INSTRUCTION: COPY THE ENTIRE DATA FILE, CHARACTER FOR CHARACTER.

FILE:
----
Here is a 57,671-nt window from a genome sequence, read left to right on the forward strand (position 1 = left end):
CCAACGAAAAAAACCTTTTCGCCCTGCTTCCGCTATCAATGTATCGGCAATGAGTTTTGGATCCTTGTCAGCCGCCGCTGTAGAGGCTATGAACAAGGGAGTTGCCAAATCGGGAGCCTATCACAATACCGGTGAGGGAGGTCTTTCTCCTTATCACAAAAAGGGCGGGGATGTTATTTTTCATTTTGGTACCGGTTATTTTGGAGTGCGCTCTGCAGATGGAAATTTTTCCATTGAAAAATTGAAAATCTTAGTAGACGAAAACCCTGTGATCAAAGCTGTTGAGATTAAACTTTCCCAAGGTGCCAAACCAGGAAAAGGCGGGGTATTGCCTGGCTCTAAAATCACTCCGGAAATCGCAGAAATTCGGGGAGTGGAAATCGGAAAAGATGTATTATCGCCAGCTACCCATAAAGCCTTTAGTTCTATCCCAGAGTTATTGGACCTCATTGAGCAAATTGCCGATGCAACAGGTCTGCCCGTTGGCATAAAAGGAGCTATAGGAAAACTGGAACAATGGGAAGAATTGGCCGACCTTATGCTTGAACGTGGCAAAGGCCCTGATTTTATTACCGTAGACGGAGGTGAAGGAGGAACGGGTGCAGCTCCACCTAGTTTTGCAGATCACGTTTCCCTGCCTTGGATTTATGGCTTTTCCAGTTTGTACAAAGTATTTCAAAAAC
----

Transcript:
Here is a 57,671-nt window from a genome sequence, read left to right on the forward strand (position 1 = left end):
CCAACGAAAAAAACCTTTTCGCCCTGCTTCCGCTATCAATGTATCGGCAATGAGTTTTGGATCCTTGTCAGCCGCCGCTGTAGAGGCTATGAACAAGGGAGTTGCCAAATCGGGAGCCTATCACAATACCGGTGAGGGAGGTCTTTCTCCTTATCACAAAAAGGGCGGGGATGTTATTTTTCATTTTGGTACCGGTTATTTTGGAGTGCGCTCTGCAGATGGAAATTTTTCCATTGAAAAATTGAAAATCTTAGTAGACGAAAACCCTGTGATCAAAGCTGTTGAGATTAAACTTTCCCAAGGTGCCAAACCAGGAAAAGGCGGGGTATTGCCTGGCTCTAAAATCACTCCGGAAATCGCAGAAATTCGGGGAGTGGAAATCGGAAAAGATGTATTATCGCCAGCTACCCATAAAGCCTTTAGTTCTATCCCAGAGTTATTGGACCTCATTGAGCAAATTGCCGATGCAACAGGTCTGCCCGTTGGCATAAAAGGAGCTATAGGAAAACTGGAACAATGGGAAGAATTGGCCGACCTTATGCTTGAACGTGGCAAAGGCCCTGATTTTATTACCGTAGACGGAGGTGAAGGAGGAACGGGTGCAGCTCCACCTAGTTTTGCAGATCACGTTTCCCTGCCTTGGATTTATGGCTTTTCCAGTTTGTACAAAGTATTTCAAAAAC